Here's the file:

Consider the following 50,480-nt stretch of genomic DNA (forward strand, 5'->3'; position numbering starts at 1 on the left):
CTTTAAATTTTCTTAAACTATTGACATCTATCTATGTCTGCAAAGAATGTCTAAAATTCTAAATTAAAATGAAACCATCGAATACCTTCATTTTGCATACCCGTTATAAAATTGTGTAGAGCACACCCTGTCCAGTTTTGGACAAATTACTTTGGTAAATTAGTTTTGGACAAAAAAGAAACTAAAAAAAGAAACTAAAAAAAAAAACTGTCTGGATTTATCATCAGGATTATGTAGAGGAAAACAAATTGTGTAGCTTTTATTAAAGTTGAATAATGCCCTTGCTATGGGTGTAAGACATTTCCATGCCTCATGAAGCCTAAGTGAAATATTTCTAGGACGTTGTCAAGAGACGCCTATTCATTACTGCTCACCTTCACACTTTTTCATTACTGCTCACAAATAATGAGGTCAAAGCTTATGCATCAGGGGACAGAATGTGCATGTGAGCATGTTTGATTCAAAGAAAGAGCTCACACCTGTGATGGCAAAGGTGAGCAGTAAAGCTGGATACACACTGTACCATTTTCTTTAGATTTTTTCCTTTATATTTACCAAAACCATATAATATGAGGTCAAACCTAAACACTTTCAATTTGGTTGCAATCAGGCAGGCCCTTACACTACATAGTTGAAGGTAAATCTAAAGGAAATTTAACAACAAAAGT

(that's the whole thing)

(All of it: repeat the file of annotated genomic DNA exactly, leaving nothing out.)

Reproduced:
Consider the following 50,480-nt stretch of genomic DNA (forward strand, 5'->3'; position numbering starts at 1 on the left):
CTTTAAATTTTCTTAAACTATTGACATCTATCTATGTCTGCAAAGAATGTCTAAAATTCTAAATTAAAATGAAACCATCGAATACCTTCATTTTGCATACCCGTTATAAAATTGTGTAGAGCACACCCTGTCCAGTTTTGGACAAATTACTTTGGTAAATTAGTTTTGGACAAAAAAGAAACTAAAAAAAGAAACTAAAAAAAAAAACTGTCTGGATTTATCATCAGGATTATGTAGAGGAAAACAAATTGTGTAGCTTTTATTAAAGTTGAATAATGCCCTTGCTATGGGTGTAAGACATTTCCATGCCTCATGAAGCCTAAGTGAAATATTTCTAGGACGTTGTCAAGAGACGCCTATTCATTACTGCTCACCTTCACACTTTTTCATTACTGCTCACAAATAATGAGGTCAAAGCTTATGCATCAGGGGACAGAATGTGCATGTGAGCATGTTTGATTCAAAGAAAGAGCTCACACCTGTGATGGCAAAGGTGAGCAGTAAAGCTGGATACACACTGTACCATTTTCTTTAGATTTTTTCCTTTATATTTACCAAAACCATATAATATGAGGTCAAACCTAAACACTTTCAATTTGGTTGCAATCAGGCAGGCCCTTACACTACATAGTTGAAGGTAAATCTAAAGGAAATTTAACAACAAAAGT